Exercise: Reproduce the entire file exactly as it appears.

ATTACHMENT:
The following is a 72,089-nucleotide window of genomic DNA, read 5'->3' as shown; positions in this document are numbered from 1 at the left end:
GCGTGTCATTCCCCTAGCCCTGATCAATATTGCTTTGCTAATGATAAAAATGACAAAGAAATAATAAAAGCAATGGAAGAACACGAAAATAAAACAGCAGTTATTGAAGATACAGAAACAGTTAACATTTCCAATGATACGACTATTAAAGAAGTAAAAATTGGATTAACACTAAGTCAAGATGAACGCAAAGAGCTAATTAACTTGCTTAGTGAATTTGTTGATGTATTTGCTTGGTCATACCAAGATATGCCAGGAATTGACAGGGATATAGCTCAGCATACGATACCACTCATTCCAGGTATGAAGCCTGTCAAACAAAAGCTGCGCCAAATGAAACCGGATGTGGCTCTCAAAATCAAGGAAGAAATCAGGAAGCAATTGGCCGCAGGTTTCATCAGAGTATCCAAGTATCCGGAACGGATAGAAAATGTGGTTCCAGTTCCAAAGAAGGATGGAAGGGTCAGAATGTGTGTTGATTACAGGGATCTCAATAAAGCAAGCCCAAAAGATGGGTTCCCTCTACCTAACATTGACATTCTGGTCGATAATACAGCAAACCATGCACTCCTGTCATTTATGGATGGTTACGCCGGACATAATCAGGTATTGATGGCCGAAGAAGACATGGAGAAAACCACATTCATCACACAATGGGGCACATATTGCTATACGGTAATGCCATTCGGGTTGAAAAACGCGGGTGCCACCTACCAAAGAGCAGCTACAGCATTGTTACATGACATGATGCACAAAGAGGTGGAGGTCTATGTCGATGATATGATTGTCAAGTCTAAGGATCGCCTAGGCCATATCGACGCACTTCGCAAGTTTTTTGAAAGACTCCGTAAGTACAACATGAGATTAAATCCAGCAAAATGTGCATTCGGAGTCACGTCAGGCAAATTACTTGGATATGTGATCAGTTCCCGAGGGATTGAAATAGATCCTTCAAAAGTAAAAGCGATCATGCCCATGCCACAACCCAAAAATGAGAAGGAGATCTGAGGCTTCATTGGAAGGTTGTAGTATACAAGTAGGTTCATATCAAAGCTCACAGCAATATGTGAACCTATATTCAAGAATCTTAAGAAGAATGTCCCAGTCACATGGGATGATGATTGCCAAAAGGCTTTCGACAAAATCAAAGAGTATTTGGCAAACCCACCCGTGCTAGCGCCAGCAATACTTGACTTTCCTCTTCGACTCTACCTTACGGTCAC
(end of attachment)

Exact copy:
The following is a 72,089-nucleotide window of genomic DNA, read 5'->3' as shown; positions in this document are numbered from 1 at the left end:
GCGTGTCATTCCCCTAGCCCTGATCAATATTGCTTTGCTAATGATAAAAATGACAAAGAAATAATAAAAGCAATGGAAGAACACGAAAATAAAACAGCAGTTATTGAAGATACAGAAACAGTTAACATTTCCAATGATACGACTATTAAAGAAGTAAAAATTGGATTAACACTAAGTCAAGATGAACGCAAAGAGCTAATTAACTTGCTTAGTGAATTTGTTGATGTATTTGCTTGGTCATACCAAGATATGCCAGGAATTGACAGGGATATAGCTCAGCATACGATACCACTCATTCCAGGTATGAAGCCTGTCAAACAAAAGCTGCGCCAAATGAAACCGGATGTGGCTCTCAAAATCAAGGAAGAAATCAGGAAGCAATTGGCCGCAGGTTTCATCAGAGTATCCAAGTATCCGGAACGGATAGAAAATGTGGTTCCAGTTCCAAAGAAGGATGGAAGGGTCAGAATGTGTGTTGATTACAGGGATCTCAATAAAGCAAGCCCAAAAGATGGGTTCCCTCTACCTAACATTGACATTCTGGTCGATAATACAGCAAACCATGCACTCCTGTCATTTATGGATGGTTACGCCGGACATAATCAGGTATTGATGGCCGAAGAAGACATGGAGAAAACCACATTCATCACACAATGGGGCACATATTGCTATACGGTAATGCCATTCGGGTTGAAAAACGCGGGTGCCACCTACCAAAGAGCAGCTACAGCATTGTTACATGACATGATGCACAAAGAGGTGGAGGTCTATGTCGATGATATGATTGTCAAGTCTAAGGATCGCCTAGGCCATATCGACGCACTTCGCAAGTTTTTTGAAAGACTCCGTAAGTACAACATGAGATTAAATCCAGCAAAATGTGCATTCGGAGTCACGTCAGGCAAATTACTTGGATATGTGATCAGTTCCCGAGGGATTGAAATAGATCCTTCAAAAGTAAAAGCGATCATGCCCATGCCACAACCCAAAAATGAGAAGGAGATCTGAGGCTTCATTGGAAGGTTGTAGTATACAAGTAGGTTCATATCAAAGCTCACAGCAATATGTGAACCTATATTCAAGAATCTTAAGAAGAATGTCCCAGTCACATGGGATGATGATTGCCAAAAGGCTTTCGACAAAATCAAAGAGTATTTGGCAAACCCACCCGTGCTAGCGCCAGCAATACTTGACTTTCCTCTTCGACTCTACCTTACGGTCAC